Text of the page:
So maybe there's a better word to describe Twitter than "social network?" In this vein I would like to present some suggestions which Twitter might find more suitable. Could it be a "content fountain" or "information shower?" I like these because they capture the cascade effect of content sharing on the netw -- sorry, microblogging service. Maybe it's a "pithy party?" Or a "concision engine?" I think "celebrity accelerator" captures a lot of the site's actual utility. Of course, given Twitter's space constraints it may be best to keep it simple. So from now on, as far as I'm concerned Twitter is a "thingy."

9 comments about "Twitter Says It Is Not a Social Network".
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  1. Jon-Mikel Bailey from Wood Street, Inc., September 15, 2010 at 9:07 a.m.

    I like to think of it as a doohickey.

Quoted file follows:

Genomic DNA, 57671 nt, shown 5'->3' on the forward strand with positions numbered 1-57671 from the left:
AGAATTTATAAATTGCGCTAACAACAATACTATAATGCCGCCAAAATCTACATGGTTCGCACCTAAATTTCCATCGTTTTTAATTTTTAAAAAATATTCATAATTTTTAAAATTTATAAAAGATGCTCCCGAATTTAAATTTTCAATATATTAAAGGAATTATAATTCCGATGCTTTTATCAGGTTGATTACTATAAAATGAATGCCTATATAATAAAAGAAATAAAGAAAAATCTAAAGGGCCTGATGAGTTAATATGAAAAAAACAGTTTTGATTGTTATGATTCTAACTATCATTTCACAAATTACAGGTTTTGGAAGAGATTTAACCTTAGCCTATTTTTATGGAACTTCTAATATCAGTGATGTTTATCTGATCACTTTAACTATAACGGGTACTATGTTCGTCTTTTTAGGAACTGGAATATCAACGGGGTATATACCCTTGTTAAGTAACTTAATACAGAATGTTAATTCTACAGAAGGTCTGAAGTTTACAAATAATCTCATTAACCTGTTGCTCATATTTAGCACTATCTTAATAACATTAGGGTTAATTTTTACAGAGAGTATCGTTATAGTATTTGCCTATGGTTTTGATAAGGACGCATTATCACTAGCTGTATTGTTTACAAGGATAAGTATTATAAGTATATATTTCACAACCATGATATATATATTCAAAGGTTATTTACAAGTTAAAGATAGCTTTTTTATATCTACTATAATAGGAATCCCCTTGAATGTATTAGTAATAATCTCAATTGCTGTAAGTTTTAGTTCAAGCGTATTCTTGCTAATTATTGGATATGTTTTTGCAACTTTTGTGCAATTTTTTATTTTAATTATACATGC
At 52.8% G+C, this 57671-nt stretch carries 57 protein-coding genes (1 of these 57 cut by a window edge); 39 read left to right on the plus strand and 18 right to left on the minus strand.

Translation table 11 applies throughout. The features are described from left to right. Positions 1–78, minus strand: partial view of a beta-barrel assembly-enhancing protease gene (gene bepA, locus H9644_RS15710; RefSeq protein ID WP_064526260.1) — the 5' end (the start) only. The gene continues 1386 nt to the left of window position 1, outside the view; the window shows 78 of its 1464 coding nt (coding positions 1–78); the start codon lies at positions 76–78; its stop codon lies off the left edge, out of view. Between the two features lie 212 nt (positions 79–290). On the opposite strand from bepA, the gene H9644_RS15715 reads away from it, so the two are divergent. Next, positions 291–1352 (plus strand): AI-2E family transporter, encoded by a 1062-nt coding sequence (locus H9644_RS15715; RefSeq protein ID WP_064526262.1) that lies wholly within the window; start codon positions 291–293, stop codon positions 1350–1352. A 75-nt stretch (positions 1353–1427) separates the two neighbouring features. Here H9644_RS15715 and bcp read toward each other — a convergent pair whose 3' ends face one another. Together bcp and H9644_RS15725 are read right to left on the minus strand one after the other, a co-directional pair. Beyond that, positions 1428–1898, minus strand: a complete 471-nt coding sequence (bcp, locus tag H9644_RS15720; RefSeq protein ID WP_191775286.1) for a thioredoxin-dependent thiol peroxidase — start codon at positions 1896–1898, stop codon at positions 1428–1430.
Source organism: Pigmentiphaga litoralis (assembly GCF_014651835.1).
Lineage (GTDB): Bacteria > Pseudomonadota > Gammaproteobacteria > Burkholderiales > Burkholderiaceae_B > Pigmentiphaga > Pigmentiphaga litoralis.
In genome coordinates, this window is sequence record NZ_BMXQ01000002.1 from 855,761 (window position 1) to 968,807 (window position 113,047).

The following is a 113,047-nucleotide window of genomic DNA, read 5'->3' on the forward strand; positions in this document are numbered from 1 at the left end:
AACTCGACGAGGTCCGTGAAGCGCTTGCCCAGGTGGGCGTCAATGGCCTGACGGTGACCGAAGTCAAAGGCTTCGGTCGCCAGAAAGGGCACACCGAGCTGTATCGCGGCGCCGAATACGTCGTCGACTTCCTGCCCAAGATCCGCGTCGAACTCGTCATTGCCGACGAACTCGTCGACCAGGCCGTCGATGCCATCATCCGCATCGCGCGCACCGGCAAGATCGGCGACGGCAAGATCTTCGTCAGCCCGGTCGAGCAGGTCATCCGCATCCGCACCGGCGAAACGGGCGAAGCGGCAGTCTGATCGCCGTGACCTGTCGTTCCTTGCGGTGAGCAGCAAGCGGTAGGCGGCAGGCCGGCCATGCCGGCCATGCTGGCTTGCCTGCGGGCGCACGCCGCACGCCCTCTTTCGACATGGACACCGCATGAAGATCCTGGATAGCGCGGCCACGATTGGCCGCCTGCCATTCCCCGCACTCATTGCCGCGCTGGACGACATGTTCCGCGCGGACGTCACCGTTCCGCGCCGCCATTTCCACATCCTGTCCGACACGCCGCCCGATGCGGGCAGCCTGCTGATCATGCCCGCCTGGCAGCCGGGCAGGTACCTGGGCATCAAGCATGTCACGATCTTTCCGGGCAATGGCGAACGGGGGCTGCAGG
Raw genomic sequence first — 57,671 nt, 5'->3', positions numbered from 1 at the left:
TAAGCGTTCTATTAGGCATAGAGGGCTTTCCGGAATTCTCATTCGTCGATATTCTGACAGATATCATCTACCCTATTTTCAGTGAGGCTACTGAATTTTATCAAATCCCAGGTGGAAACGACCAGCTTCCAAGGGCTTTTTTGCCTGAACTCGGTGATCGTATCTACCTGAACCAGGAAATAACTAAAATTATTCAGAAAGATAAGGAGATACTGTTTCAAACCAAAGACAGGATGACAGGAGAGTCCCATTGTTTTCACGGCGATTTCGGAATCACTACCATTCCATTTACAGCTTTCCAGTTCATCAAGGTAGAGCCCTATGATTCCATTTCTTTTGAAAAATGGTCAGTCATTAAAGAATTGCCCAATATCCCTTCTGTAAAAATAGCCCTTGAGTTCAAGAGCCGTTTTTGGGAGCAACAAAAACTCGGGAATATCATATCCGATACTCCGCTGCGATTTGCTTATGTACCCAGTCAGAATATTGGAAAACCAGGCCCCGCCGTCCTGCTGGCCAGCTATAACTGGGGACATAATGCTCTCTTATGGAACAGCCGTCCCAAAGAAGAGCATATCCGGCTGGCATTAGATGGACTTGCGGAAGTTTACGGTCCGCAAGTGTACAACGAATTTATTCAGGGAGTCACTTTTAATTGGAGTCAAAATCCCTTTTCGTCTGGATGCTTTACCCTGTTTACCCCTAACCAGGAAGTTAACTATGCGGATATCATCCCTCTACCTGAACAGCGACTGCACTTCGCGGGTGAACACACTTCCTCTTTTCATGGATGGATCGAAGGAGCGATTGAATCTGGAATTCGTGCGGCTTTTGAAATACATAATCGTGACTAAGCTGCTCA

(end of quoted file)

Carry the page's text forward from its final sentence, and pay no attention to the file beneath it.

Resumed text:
2. Rick Yuzzi from ZCorum, September 15, 2010 at 10:03 a.m.

    Maybe a "thingamahickey".

  3. Jason Dojc from Edelman, September 15, 2010 at 10:35 a.m.

    Mark Zuckerberg always insists that Facebook is a 'social utility' not a social network. Tom-ay-to, Tom-o-to.

  4. Don Seaman from Ruby Red Advertising, September 15, 2010 at 11 a.m.

    This reminds me of a radio interview I heard a couple of years ago - it was with Robert Smith of the Cure. He said, characteristically with no sense of irony - "the Cure has never been a Goth band." No, Robert, you've only been Goth's poster child, its Messiah.

    Without the social network aspect, Twitter is basically an online index card. Without followers, you'd just be leaving yourself shorthand notes in a well-organized place.